Help Students Succeed

  1. Updates

Dear Friends,

You helped to transform Rayfield’s life.

Last spring, Rayfield, a second grader, was standing by himself against the school wall as other kids played after lunch.  He would occasionally draw with his finger on the wall, but mostly looked down, sometimes glancing quickly at the other kids.

They paid him no attention except to occasionally throw a ball or mean remark at him.  Rayfield would grin painfully and pretend not to notice.

That memory of Rayfield’s withdrawn and lonely daily existence was a prime motivator for Playworks Baltimore to set up our program at his school this year.

From the first day we started, our new coach, Nae, made sure that everyone participated in games together. No one is ever “out” of a game. Nae taught children to respond with “Good job, nice try” instead of a mean word. Students learned to solve their own playground conflicts through Rock/Paper/Scissors instead of shunning or bullying one another.

She worked closely with Rayfield, building his confidence, and soon he was laughing and playing with the other kids on the playground.

By supporting Playworks, you are making a real difference in the lives of young people every day.  You have helped transform students’ daily experiences of being left out, teased and targeted with cruel jokes to feeling included and wanted.  Now everyone plays by the same rules and knows how to handle disagreements quickly and easily.

We need you to help make this a reality for all the Rayfield’s in Baltimore.

The benefits of the Playworks formula are not confined to the playground, but follow children as they come inside and return to their classrooms.  After a recess with a positive play experience, they settle quickly in their seats and are ready and eager to learn.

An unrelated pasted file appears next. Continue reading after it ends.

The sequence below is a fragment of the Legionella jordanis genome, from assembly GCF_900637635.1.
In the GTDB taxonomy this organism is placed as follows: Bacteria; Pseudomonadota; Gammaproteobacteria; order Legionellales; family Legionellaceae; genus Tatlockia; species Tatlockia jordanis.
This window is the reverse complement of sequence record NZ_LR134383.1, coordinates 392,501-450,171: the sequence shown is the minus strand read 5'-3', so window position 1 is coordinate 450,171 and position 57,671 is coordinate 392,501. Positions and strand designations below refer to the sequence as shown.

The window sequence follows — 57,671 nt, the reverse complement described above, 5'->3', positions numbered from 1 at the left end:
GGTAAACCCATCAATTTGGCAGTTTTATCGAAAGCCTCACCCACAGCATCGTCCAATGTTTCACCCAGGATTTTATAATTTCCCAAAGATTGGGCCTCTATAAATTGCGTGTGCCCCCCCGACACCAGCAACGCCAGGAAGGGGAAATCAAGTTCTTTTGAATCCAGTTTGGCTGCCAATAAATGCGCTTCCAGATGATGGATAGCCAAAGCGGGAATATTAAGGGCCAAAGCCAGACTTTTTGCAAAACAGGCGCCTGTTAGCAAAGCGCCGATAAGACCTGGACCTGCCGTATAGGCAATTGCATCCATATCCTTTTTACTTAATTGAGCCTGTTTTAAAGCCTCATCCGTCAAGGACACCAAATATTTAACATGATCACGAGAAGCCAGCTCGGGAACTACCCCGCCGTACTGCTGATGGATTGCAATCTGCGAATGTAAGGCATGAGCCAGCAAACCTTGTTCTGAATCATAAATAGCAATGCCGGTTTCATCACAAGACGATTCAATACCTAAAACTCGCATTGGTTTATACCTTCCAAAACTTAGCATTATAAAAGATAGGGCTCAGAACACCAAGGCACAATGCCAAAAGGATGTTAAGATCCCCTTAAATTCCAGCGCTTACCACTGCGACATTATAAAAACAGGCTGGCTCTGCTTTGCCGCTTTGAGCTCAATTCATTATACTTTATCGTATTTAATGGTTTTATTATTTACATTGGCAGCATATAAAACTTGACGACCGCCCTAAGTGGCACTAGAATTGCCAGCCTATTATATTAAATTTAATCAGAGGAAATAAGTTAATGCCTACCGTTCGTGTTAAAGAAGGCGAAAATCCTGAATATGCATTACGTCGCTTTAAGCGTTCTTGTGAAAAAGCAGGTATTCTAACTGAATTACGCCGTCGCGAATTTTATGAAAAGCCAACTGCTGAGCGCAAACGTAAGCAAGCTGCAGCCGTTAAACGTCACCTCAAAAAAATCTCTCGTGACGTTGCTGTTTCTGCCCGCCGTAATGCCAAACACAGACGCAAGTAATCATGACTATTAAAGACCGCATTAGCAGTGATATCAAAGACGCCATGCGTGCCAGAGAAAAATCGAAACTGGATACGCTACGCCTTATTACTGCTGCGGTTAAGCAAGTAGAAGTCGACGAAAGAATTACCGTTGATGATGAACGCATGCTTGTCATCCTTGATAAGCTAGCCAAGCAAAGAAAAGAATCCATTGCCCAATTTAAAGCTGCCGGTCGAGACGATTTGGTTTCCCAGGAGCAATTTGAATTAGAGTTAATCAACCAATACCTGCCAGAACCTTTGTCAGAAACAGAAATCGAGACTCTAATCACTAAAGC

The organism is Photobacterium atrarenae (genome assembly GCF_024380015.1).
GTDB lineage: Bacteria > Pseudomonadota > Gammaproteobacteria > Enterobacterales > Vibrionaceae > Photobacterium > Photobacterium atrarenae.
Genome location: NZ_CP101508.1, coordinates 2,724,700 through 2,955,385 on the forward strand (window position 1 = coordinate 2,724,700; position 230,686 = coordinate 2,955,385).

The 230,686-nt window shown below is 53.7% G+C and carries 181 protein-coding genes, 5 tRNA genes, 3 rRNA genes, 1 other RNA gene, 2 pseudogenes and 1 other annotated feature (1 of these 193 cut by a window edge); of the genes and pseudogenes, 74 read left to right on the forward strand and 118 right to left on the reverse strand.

Playworks gives children a chance to succeed in school.

Our model is simple. And it works. It’s a partnership with you, the school, and a Playworks coach.

Your financial support helps train AmeriCorps volunteers to be full-time coaches in low-income schools. Those coaches in turn supervise, teach and empower children, as young as kindergarten, about how to play with each other in fun and respectful ways.

And unlike other programs, Playworks purposely starts with the very young before bullying and anti-social behavior take root.

As we come to the end of the school year, we want to make sure that we can continue making the lives of every young person better.  Here in Baltimore, we are close to meeting all of our expenses in 23 schools by the end of the school year.  But we are $10,000 short.

You can help us close that gap and ensure that Playworks can be in all our schools again next year. A gift of $45 to $125 will go a long way to ensuring that every Playworks school can be a safer place for every child in that school. Please help us reach our goal by June 15th.

We need you to help us reach this goal.  You can make your secure online gift here.

From all of us at Playworks, thank you.  And play on!

All our playful best,

The Playworks Baltimore Team

More Updates

March 24, 2020

#PlayAtHome with Playworks ›

Playworks wants to help make sure kids still get to play every day. School closures are significantly changing day-to-day life for kids across the country and the world. Families are looking for ways to keep their kids engaged, active, and having fun. And teachers are looking for support interacting with students virtually. Playworks is here…

March 16, 2020

Helping Our Communities ›

Like you, we are very concerned as the spreading coronavirus impacts so many people, communities, and organizations across the country. Our priority is to take actions for everyone’s safety. We are following CDC and state/local health agency guidelines and are partnering with schools with an aim of preventing the spread of the virus, while also…

December 4, 2019

Oregon State University Study Finds High-Quality Recess Positively Impacts Student Behaviors ›

A recent study by the Oregon State University College of Public Health and Human Services found that high-quality recess contributes to the executive function, emotional self-control, resilience, and positive classroom behavior in elementary school children. While past studies explored the benefits related to the amount of recess time, this is the first study to address…